Solicitors have voted in favour of the principle of changing the current practice whereby a solicitor can act for both buyer and mortgage lender in property transactions.
At the Law Society’s annual general meeting today, Friday, 22 March 2013, 58 solicitors voted to remove the current exception to Law Society conflict of interest rules, which permits a single solicitor to carry out work for a client wishing to buy a property and their mortgage lender. There were 27 against and three abstentions. Proxy votes were not cast. Acting for both the borrower and the lender has been the norm since 1986.
The Law Society will now bring forward new practice rules for its members to vote on at a special general meeting (SGM) in September. If voted through at the SGM and subject to approval by the Lord President, solicitors will no longer be able to act for both buyer and lender.
Austin Lafferty, president of the Law Society, said: “This was a highly important debate to have and I thank everyone for their contributions. We can view today’s vote as just the start of a move towards reforming and improving conveyancing practice and we intend to hold further discussions with the Council of Mortgage Lenders and others. The exception to the rules was introduced in 1986 to help ensure a smooth transaction but the world is a very different place now. The severe economic downturn, increasingly complex transactions, increasing risk of mortgage fraud and the additional pressures from lenders mean that it is no longer appropriate, and indeed is arguably not in the public interest to continue.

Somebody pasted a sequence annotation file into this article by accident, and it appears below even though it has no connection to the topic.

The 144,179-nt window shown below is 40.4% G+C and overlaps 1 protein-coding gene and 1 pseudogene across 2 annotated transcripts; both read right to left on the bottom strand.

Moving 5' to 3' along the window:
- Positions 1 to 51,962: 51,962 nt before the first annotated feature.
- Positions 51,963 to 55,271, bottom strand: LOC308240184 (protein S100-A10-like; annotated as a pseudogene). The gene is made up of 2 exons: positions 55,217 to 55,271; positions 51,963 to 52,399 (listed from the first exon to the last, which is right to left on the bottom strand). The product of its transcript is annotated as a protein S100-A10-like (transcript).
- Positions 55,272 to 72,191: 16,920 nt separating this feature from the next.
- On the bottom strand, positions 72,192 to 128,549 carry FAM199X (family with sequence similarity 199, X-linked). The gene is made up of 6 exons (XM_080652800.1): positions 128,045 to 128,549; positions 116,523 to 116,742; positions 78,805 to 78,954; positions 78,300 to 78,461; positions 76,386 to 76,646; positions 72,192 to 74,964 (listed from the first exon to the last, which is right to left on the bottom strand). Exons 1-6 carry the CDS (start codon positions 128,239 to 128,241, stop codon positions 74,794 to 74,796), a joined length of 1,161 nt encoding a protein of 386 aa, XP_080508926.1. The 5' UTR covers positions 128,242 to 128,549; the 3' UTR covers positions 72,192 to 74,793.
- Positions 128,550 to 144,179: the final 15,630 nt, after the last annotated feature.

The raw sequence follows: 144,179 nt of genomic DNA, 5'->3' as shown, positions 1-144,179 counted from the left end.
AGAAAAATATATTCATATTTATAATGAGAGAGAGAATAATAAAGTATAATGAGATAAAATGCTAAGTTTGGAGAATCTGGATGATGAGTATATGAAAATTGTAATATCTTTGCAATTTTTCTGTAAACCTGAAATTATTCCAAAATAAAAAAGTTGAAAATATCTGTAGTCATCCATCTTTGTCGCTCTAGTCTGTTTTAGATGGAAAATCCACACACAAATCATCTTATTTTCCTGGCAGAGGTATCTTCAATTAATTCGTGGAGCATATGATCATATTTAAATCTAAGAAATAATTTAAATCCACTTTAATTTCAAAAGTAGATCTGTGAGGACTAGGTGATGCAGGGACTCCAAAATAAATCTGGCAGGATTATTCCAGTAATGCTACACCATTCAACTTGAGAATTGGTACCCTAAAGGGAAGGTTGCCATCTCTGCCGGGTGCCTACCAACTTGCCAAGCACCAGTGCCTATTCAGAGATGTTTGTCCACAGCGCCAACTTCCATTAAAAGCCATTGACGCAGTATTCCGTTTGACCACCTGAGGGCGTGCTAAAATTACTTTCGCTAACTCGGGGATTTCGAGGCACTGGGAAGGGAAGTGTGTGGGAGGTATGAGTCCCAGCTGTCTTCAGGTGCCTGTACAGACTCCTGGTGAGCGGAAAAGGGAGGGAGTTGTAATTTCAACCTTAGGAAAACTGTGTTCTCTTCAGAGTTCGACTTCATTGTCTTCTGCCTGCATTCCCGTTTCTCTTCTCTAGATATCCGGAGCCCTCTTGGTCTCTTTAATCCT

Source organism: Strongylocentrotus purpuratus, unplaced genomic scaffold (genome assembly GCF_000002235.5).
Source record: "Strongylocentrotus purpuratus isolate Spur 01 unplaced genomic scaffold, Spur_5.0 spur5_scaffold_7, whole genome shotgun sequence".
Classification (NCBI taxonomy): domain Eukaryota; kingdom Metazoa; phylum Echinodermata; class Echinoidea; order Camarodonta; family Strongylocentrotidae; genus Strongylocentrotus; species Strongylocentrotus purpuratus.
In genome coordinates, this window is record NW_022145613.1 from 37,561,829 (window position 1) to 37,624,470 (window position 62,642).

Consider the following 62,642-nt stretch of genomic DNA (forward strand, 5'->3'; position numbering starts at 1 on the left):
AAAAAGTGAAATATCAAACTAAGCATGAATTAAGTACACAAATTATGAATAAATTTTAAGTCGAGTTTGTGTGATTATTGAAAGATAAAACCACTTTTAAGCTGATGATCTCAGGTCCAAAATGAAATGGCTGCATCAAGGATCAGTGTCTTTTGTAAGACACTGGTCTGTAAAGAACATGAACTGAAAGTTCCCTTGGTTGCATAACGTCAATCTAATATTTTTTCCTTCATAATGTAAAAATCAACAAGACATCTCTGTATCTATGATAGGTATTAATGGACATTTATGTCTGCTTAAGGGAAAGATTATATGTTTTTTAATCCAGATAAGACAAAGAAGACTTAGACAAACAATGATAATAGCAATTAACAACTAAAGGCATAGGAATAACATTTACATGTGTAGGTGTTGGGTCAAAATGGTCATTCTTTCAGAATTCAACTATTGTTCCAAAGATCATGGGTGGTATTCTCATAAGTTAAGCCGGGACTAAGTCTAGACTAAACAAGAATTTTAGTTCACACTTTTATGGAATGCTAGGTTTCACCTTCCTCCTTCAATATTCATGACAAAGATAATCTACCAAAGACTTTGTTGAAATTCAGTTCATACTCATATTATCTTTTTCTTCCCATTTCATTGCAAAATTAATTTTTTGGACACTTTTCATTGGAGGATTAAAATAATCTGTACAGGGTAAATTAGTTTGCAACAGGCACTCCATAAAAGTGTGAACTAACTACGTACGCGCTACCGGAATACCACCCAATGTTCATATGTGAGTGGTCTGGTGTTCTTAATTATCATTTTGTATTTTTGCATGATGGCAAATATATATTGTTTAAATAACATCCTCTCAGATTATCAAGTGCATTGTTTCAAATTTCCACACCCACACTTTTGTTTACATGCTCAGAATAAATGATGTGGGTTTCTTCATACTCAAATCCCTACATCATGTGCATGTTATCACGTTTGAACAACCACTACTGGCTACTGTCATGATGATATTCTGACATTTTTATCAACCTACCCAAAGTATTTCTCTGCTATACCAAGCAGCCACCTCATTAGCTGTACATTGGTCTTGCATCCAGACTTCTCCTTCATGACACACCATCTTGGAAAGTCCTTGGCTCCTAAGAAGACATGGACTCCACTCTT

“Solicitors provide conveyancing services for communities the length and breadth of Scotland and we are fully aware of the potential for increased costs for buyers and increased paperwork for solicitors. However these costs are not the borrowers, they are costs associated with lenders satisfying themselves on their own lending risk – and it will be for the lenders to decide on whether they are prepared to pass on these costs to their customers.
“The recession meant a greatly reduced the property market, however the risk on a loan has been largely borne by solicitors as banks and building societies have increased the number of claims on the legal profession’s indemnity insurance where things have gone wrong – for example if a client has defaulted on payment or in a repossession case, negative equity means there is a loss to the lender.
“Additionally, we know there have been situations where conflict of interest arises and the protection of borrower client interests as well as the lender simply do not align.”
Recent changes introduced by lenders have also meant that solicitors are no longer automatically permitted to act for clients who have chosen a particular mortgage product.
Lafferty added: “It’s now the case that if a solicitor no longer on the lender’s solicitor panel, they are not entitled to do the work for both parties which means the client can choose to retain their own solicitor of choice and pay an additional fee, or use the lender’s solicitor.
“It’s in everyone’s interests, particularly the prospective housebuyer, to provide efficient and cost effective services. Technology has improved things enormously and it’s worth remembering that conveyancing fees in Scotland are moderate compared to elsewhere – it can be up to three times as much in Ireland. Market forces will also play a role and undoubtedly determine a new fee structure so, while the borrower and lender will each pay for the work of their own solicitor, I do not foresee any astronomical price rises.”